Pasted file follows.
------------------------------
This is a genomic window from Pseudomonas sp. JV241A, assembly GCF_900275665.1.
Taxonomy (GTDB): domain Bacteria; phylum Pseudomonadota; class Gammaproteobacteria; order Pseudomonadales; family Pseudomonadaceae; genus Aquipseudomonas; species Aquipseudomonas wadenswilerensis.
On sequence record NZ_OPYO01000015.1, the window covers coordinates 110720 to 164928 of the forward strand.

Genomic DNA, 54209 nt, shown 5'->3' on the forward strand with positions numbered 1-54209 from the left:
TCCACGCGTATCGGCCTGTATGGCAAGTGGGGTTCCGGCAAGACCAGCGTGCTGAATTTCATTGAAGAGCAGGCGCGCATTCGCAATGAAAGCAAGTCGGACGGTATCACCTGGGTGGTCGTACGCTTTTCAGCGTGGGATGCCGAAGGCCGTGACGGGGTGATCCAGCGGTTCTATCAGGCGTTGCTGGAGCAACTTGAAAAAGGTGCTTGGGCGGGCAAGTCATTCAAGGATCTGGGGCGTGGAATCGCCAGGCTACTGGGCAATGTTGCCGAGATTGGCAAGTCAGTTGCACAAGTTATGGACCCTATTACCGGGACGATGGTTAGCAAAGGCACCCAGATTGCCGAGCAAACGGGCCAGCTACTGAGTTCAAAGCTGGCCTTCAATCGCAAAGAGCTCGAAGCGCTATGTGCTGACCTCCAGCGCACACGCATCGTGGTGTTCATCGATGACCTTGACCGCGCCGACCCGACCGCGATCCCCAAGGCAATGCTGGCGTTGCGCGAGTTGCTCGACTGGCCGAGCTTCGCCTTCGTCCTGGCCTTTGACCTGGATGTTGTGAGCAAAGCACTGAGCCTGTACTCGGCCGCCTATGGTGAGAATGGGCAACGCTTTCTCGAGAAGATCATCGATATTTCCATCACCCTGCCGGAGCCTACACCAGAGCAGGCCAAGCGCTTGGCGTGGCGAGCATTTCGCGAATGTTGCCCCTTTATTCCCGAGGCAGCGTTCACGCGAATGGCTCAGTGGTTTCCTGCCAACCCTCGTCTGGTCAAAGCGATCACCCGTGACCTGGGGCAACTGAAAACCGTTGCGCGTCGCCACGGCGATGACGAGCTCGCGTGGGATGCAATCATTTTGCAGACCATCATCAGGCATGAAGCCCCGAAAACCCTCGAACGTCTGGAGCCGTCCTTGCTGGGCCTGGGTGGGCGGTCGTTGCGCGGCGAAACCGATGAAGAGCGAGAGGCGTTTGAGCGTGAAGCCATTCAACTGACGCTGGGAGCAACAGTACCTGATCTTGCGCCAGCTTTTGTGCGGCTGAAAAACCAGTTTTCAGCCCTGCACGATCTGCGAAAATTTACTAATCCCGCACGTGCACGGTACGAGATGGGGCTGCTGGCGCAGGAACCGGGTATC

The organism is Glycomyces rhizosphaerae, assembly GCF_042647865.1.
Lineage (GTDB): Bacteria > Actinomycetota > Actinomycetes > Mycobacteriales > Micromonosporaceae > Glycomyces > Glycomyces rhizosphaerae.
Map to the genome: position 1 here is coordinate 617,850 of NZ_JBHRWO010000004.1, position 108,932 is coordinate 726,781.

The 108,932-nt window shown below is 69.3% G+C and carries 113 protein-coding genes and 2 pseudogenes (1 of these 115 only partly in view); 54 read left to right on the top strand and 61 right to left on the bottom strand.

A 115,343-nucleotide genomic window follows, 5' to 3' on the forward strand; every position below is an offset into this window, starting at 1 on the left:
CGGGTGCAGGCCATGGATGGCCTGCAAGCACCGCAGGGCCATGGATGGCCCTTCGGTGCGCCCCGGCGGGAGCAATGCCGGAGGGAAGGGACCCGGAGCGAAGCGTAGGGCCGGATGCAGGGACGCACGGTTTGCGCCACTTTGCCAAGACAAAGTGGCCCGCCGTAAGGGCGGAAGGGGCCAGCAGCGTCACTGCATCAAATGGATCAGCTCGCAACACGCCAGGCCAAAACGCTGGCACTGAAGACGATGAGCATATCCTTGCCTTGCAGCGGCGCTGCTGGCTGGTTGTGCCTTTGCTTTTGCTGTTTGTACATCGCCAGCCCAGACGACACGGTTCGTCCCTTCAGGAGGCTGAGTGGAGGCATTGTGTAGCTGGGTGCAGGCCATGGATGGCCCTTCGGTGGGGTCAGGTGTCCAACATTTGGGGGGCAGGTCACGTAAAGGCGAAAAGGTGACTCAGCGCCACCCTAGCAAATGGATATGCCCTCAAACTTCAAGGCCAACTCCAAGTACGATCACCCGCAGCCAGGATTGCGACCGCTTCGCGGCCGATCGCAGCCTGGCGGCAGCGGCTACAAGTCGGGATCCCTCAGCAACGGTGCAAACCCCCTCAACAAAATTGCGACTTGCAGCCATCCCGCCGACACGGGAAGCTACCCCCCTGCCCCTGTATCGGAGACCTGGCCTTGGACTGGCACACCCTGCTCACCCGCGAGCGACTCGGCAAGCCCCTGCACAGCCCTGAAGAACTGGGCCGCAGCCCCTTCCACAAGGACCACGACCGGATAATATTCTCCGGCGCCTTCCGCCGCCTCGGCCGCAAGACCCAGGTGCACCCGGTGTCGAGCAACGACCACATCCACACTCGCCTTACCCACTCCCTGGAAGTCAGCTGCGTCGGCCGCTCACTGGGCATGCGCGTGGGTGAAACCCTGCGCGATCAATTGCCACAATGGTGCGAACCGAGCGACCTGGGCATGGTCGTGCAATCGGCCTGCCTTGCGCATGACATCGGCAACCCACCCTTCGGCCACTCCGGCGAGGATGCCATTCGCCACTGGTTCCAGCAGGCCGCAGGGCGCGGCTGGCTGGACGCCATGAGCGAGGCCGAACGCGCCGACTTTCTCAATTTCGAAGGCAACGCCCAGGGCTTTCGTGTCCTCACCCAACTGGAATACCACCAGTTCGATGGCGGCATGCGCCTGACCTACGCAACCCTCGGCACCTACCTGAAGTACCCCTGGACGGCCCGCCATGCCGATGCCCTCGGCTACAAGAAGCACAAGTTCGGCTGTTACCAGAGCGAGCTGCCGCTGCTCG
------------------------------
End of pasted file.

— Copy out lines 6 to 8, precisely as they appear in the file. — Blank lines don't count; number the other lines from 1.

The organism is Glycomyces rhizosphaerae, assembly GCF_042647865.1.
Lineage (GTDB): Bacteria > Actinomycetota > Actinomycetes > Mycobacteriales > Micromonosporaceae > Glycomyces > Glycomyces rhizosphaerae.
Map to the genome: position 1 here is coordinate 617,850 of NZ_JBHRWO010000004.1, position 108,932 is coordinate 726,781.